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Citizens With Disabilities Ontario (CWDO) is committed to the rights of all persons to participate fully in the civil, cultural, economic, political and social life of their communities.

Parking fines triple

City claims it's not a cash racket


March 14, 2008

Photo of a traffic enforcement officer placing a ticket on someone car windshield.Parking Enforcement Officer Hanif Khakoo tickets a car on the Church St.-Esplanade area. (Jack Boland, Sun Media)

Tripling the amount drivers will pay for parking illegally in disabled, fire hydrant or fire route spaces has nothing to do with increasing revenue for a cash-strapped Toronto, the city says.

"What we are really hoping is that it will not bring any more revenue," the city's director of traffic management Roberto Stopnicki said yesterday, after the new fines took effect.

"What would be ideal is that the actual revenue that is brought as a result of these fines is continuously decreased because the public is continuously abiding by the law."

As of midnight yesterday, parking in a handicapped spot without a permit will cost Torontonians $450, up from $50-$150, depending on different bylaws of former municipalities.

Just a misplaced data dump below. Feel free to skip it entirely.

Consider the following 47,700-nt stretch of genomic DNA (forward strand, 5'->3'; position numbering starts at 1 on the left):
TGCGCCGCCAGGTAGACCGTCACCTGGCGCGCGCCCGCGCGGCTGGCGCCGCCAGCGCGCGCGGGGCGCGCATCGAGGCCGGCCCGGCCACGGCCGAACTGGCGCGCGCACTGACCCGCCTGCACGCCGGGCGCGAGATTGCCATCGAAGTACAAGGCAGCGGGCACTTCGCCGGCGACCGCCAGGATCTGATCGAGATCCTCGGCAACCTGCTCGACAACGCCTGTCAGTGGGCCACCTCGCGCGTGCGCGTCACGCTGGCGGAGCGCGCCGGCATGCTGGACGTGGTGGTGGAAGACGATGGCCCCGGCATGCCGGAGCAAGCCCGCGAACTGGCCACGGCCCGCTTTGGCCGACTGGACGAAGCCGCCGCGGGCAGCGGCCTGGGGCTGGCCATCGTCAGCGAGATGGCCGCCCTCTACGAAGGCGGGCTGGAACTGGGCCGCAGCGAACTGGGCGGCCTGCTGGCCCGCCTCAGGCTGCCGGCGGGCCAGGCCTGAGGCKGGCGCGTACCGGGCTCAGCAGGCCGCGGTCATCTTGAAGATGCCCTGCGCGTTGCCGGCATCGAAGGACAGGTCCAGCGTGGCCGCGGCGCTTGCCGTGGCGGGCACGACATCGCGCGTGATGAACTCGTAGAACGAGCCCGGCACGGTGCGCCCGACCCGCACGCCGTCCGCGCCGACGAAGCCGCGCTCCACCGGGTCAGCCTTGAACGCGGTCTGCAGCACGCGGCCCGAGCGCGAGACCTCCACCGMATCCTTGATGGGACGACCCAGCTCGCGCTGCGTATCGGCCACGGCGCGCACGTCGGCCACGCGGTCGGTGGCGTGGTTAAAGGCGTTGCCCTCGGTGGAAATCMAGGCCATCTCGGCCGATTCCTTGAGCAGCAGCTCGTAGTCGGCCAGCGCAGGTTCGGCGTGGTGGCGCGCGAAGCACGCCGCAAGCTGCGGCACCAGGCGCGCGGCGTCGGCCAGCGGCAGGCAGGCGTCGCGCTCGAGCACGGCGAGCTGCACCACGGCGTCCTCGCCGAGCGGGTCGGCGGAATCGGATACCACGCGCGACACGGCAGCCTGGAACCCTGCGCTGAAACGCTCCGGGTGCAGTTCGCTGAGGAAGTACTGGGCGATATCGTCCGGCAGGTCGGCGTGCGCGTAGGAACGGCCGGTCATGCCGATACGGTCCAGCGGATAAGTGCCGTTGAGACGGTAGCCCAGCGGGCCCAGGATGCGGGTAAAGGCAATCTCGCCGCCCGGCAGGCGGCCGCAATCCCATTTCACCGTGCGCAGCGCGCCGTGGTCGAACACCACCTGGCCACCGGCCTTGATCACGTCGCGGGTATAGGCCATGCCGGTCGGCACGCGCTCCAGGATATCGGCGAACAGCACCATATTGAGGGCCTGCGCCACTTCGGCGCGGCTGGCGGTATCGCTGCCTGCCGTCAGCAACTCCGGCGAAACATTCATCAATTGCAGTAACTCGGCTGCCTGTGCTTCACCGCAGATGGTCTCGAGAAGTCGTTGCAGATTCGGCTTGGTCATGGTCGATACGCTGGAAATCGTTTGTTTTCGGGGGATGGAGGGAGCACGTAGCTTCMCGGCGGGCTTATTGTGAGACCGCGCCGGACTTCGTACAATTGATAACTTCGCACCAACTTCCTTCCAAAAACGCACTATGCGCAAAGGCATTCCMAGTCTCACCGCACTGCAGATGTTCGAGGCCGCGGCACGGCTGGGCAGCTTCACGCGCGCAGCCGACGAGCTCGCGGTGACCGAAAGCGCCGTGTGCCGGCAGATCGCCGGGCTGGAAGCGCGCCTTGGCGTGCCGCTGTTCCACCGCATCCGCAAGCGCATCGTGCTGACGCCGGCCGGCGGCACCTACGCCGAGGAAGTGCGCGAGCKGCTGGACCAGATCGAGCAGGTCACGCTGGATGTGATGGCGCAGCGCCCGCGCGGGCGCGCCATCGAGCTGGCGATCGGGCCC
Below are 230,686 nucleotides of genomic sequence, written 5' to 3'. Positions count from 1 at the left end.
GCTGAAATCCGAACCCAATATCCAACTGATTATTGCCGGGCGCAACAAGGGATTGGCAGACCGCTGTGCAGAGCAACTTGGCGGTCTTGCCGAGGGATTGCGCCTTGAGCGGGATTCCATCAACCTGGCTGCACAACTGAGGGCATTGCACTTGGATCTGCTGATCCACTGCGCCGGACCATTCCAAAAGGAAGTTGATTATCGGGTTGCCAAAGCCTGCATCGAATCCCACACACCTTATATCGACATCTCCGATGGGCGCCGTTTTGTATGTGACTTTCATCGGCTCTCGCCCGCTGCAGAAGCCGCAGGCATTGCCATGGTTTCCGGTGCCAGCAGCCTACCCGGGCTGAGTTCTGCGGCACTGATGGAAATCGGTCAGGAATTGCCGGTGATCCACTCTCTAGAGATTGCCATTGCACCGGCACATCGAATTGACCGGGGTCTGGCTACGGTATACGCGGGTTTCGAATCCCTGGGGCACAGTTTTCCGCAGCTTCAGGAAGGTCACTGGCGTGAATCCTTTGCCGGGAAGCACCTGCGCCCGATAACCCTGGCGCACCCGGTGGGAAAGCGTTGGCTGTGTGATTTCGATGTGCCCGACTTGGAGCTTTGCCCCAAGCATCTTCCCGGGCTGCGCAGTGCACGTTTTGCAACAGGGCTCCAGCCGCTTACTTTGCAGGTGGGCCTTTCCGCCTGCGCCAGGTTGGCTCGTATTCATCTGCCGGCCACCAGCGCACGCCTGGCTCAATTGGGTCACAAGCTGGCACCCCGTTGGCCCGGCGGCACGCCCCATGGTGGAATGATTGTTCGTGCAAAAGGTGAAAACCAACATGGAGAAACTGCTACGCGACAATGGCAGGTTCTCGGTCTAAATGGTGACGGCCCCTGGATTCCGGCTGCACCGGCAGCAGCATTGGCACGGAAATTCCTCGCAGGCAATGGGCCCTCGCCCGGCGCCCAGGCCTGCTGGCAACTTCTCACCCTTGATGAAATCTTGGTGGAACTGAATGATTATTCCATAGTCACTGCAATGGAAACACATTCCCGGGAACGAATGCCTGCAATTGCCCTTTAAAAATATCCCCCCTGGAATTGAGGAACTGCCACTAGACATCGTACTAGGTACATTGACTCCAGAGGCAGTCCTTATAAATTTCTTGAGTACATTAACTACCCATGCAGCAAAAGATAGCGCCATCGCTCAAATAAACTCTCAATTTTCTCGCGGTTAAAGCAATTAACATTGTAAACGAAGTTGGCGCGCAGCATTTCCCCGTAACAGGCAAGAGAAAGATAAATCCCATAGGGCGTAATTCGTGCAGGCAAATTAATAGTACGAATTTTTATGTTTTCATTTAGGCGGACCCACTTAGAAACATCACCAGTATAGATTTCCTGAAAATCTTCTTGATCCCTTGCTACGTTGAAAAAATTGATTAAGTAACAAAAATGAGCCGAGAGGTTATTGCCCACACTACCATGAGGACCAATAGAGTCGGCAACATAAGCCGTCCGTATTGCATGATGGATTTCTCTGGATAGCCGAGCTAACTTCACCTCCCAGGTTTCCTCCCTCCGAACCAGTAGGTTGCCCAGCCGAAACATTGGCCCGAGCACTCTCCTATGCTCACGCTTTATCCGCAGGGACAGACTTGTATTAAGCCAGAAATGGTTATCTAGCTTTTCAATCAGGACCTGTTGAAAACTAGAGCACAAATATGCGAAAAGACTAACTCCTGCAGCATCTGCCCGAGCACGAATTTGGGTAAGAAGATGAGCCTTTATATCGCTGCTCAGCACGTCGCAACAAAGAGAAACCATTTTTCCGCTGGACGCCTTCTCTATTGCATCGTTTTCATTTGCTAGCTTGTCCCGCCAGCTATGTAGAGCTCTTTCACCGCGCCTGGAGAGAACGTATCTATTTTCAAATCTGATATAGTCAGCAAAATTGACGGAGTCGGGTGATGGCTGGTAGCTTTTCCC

The idea for this hike was conceived in 2002 in response to the provincial Ontarians with Disabilities Act. "The people who actually needed to use the spaces were not able to do that," Stopnicki said. Parking near a fire hydrant will now cost you $100, up from $30. Blocking a fire route will mean $250 out of your pocket, up from $75-$100.

These increases were recommended in 2004, but the city has had to wait until recently for provincial approval.

There were 5,500 handicapped parking tickets issued in 2006, but "severely alarming" was the number of fire-related tickets, Stopnicki said.

Nearly 40,000 were issued for blocking fire routes in 2006 and about 35,000 were for fire hydrant violations, he said.